Jane writes steamy historical romance for Samhain Publishing and books in her Georgian Rebel Series feature compelling heroes who fight hard for the cause they believe in and harder for the women they love.
The Jago Legacy Series, her gothic romances, are love stories with a dash of horror and a creepily ever after.
Set around the Isle of Man, her dark erotic romantic suspense books, The Cunning Prophet Series, feature psychic elements and a charismatic, obsessive villain.
Jane also has a three book series with Harlequin Romantic Suspense and a six book series with St Martin’s Press Romance to look forward to soon.
Jane lives in England. She’s married to a lovely man and is mum to two grown up children.
Claiming her felt like his destiny…but could prove to be his ultimate undoing.
Desperate to flee a horrific arranged marriage, Princess Tanzi turned to the only man who could help. Lorcan Malone, infamous necromancer, had vowed to come to her aid whenever she needed him. And even as they traveled from the mortal world into the fantastical Otherworld, Tanzi knew her true need ran deeper than just a rescue.
She was his enemy’s daughter. A renegade like Lorcan had no business craving a Fae princess, one intended for a greater calling. Yet he was powerless to resist the pull to do more than protect Tanzi…
“Trust me, Tanzi. If you need me, I will know.”
Those words, spoken by Lorcan Malone in the heat of battle, must have been a bit of Irish blarney. He probably didn’t even remember who she was, let alone recall their strange encounter on that fateful day. So why, in this moment—when she was in more trouble than she could ever have imagined possible—was she suddenly experiencing a fierce longing for the bad-boy necromancer with the twinkling blue eyes?
It’s called clutching at straws, she told herself. It’s what you’re doing right now instead of facing reality and finding your own way out of this madness.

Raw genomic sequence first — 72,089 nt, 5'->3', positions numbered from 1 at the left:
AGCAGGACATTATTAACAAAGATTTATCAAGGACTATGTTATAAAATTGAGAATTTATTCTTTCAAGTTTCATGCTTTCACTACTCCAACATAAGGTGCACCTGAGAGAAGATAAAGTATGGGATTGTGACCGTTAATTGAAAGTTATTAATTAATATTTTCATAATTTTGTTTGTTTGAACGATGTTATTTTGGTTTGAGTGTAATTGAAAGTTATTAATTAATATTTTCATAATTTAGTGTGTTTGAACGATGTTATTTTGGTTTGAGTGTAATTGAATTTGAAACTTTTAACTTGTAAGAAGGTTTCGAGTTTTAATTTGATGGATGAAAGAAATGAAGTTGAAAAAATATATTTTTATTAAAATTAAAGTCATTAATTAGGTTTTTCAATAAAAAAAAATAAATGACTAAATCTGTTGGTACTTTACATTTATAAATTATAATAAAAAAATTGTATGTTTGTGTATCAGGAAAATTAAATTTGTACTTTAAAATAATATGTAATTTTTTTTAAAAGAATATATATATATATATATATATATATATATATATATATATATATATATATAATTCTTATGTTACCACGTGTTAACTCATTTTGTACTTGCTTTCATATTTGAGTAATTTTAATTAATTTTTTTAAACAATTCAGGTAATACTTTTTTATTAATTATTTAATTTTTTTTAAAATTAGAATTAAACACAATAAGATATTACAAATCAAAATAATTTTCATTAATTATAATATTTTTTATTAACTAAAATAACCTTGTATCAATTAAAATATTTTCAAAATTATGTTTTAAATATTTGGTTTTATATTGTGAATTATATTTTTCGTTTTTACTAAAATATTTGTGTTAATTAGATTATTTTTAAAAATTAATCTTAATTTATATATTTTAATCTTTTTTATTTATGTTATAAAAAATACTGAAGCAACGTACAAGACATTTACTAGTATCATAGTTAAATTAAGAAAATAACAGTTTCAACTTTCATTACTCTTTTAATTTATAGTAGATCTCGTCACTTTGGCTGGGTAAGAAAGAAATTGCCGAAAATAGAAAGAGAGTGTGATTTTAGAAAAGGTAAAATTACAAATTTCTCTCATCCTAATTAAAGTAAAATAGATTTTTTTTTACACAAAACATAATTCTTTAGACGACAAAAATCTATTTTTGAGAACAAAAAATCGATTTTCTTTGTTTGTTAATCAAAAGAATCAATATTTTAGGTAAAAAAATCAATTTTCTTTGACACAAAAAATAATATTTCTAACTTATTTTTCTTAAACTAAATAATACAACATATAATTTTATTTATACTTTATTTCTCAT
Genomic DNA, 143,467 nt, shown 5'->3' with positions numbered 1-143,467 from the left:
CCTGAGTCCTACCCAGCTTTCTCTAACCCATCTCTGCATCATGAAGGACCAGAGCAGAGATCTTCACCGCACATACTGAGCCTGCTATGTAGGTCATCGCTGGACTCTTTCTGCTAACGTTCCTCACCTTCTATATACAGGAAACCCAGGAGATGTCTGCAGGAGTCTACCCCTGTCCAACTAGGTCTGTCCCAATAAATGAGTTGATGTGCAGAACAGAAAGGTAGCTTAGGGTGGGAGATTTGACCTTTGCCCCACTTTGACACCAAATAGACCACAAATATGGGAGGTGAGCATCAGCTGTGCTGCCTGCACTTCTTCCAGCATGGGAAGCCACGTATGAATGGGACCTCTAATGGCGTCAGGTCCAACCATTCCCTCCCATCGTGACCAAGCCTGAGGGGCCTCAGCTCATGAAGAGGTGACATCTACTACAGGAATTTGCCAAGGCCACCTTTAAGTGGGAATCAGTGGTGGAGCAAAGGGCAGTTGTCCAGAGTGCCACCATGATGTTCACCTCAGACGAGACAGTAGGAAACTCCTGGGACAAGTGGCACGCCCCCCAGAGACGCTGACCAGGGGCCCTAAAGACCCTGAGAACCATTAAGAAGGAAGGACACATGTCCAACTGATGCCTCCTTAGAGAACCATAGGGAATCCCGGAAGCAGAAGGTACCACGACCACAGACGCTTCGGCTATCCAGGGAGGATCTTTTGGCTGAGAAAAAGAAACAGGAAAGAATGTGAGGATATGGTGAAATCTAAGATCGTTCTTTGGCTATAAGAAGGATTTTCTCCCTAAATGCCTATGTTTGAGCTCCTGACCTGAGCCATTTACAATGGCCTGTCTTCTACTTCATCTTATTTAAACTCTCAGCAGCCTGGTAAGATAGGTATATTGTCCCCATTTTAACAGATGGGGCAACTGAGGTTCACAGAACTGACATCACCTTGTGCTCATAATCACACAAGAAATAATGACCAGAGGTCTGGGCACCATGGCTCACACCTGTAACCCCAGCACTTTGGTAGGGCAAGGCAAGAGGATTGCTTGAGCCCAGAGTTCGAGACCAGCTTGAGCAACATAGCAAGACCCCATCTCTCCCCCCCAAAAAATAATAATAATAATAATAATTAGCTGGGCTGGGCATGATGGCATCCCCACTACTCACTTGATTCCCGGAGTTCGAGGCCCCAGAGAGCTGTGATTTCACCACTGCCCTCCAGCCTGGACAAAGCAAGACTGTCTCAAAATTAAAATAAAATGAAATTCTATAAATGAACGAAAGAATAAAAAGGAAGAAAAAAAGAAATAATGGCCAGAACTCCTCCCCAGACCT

“What are you thinking, my daughter?” Moncoya, exiled King of the Faeries, watched her face.
“I’m thinking that defeat has unhinged you. That you have finally done what others have whispered of for years and taken leave of your senses.” Never before had Tanzi spoken so boldly to him. Defiance was the trait her twin sister, Vashti, proudly exhibited. Tanzi had always been the acquiescent one. Until now. There were some things she could not bow down and agree to. This was one of them.
Moncoya’s perfect features hardened with fury. His blue eyes, so like her own with their sidhe ring of fire encircling the iris, lit with a brighter inner blaze. His fingers tightened on the arm of his chair so that his knuckles gleamed white in stark contrast to the black polish that decorated his perfectly manicured nails. Tanzi braced herself. His retribution would be swift and merciless. She couldn’t hope to match him in strength, but she might be able to outrun him.
The outcome hung in the balance for seconds that stretched into minutes. Then Moncoya laughed. It was a brittle, mirthless sound that set Tanzi’s teeth buzzing. She knew that laugh well. It had never boded well in her childhood. She didn’t imagine things had changed. Unexpectedly, he relaxed back into his seat.
“My child, you are overwhelmed by the honor I have arranged for you. I should have foreseen this.” He rose, draping a deceptively casual arm about her shoulders. “Walk with me a while.”
They stepped through a set of double doors straight onto a sand-and-shingle beach. The entire island, known locally as the Silver Isle, seemed to be made up of sand. Even the ocher-hued cliffs looked ready to crumble into grit at the touch of a fingertip. Ferns, wild fennel and coarse bamboo grasses clung determinedly to soil that was a combination of granule and dust. Tanzi thought of her father’s palace, of the precisely laid-out gardens leading down to the elegant lake. She glanced back over her shoulder at the beachside villa they had just left. Sea breezes and salt water had taken their toll on its elegance so that it had a faded charm she doubted her father would acknowledge. In comparison with the soaring, white marble palace she had called “home” for all her life, it was a shack.